Dakota Technical College has major impact on area economy

The college accounts for 1,500 jobs and $160 million in economic impact, study finds.

 

Dakota County Technical College accounts for more than 1,500 jobs while generating more than $160 million in annual economic activity in the region, according to a study from the Wilder Foundation.

The study, released last week, is part of a larger statewide study of the economic impact of the 31 institutions in the Minnesota State Colleges and Universities system, which produce an annual economic impact of more than $8 billion, according to Wilder.

The study found that the statewide system, which serves 110,000 students and awards 13,600 degrees each year, generates about $490 million in tax revenues.

“It really shows the importance of the institutions,” said Jose Diaz, one of the two Wilder researchers on the project, which focused on the 2011 fiscal year. “The impact on the communities is significant.”

One of the Dakota Tech’s biggest impacts is in tax revenue, generating more about $15 million a year for state and local governments.

The study found that the college contributes $162 million in economic activity each year, accounting for 1,554 jobs. That measures things that are a result of direct spending by the college, such as salaries and purchases from suppliers, and by the students on such things as rent, food and beverages. There is also the indirect spending that this generates from those businesses, known as the multiplier effect, whereby they spend more with their suppliers.

“While we are about education, we’re also about economic development,” said Ronald Thomas, the college’s president. “We do play an important role in our economy.”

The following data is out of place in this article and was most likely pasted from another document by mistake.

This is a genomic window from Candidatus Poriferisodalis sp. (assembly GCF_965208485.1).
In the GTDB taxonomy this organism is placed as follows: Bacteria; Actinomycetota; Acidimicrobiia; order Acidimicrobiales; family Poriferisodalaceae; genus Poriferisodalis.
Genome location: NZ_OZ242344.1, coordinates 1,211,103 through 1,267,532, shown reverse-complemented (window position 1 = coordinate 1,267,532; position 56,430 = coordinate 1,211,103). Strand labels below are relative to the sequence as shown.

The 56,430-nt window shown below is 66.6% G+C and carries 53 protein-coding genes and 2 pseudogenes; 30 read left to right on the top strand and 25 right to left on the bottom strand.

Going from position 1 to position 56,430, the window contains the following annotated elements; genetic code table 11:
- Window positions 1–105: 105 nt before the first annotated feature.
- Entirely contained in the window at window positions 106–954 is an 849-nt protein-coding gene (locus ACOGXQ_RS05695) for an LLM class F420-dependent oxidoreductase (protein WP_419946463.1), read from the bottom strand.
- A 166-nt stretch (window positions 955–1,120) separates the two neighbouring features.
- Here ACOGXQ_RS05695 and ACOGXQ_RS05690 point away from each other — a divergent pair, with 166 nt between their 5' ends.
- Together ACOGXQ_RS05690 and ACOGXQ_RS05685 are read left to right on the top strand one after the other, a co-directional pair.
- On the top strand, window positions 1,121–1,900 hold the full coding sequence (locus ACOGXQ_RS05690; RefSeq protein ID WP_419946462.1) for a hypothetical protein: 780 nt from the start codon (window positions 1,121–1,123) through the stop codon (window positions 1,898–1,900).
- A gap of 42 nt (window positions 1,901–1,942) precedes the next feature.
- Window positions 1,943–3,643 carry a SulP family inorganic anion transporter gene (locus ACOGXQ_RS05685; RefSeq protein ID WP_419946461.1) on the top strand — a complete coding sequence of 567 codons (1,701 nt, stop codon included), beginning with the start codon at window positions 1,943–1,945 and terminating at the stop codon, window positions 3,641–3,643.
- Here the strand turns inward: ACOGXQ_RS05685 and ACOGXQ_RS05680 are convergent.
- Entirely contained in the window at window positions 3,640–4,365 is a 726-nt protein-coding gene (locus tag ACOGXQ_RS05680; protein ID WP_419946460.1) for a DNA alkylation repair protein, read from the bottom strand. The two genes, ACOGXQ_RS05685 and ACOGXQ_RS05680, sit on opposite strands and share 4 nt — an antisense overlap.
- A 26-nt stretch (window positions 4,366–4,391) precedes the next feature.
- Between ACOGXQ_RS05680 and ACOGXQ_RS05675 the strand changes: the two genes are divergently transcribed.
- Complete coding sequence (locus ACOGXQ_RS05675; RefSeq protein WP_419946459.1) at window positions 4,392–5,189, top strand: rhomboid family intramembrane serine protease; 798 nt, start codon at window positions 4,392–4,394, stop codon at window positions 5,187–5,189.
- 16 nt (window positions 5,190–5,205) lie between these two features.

A statewide impact

Doug Anderson, the director of communications for the state college system, said these types of economic studies are done periodically to provide lawmakers, businesses, community leaders and residents a sense of how the institutions are doing economically.

Diaz, who helped conduct the last such economic impact study for the state colleges in 2005, said organizations often use the information to seek more money or to justify the money they are getting.

Anderson said the state college system is not specifically targeting legislators, who will vote in coming months on new funding for the organization.

“It’s really for anybody that has a vested interest in the local college or economy,” Anderson said. “Every one of our campuses has an established relationship” with their local economy.

Diaz said this is especially true in more rural areas where the local state college or university is often one of the biggest employers in the area.

“The impact in those counties is significant,” Diaz said. “Their economic regions would suffer without them.”

An added benefit is the increased productivity created when someone graduates from a college with a degree. In 2011, for example, Dakota Tech issued 426 associate degrees. During the course of a 40-year career this will mean about $40 million in additional state income, the study found.

“Dakota County Technical College makes a long-term contribution to the regional economy with every graduating class,” Diaz said.

 

Heron Márquez Estrada • 952-746-3281

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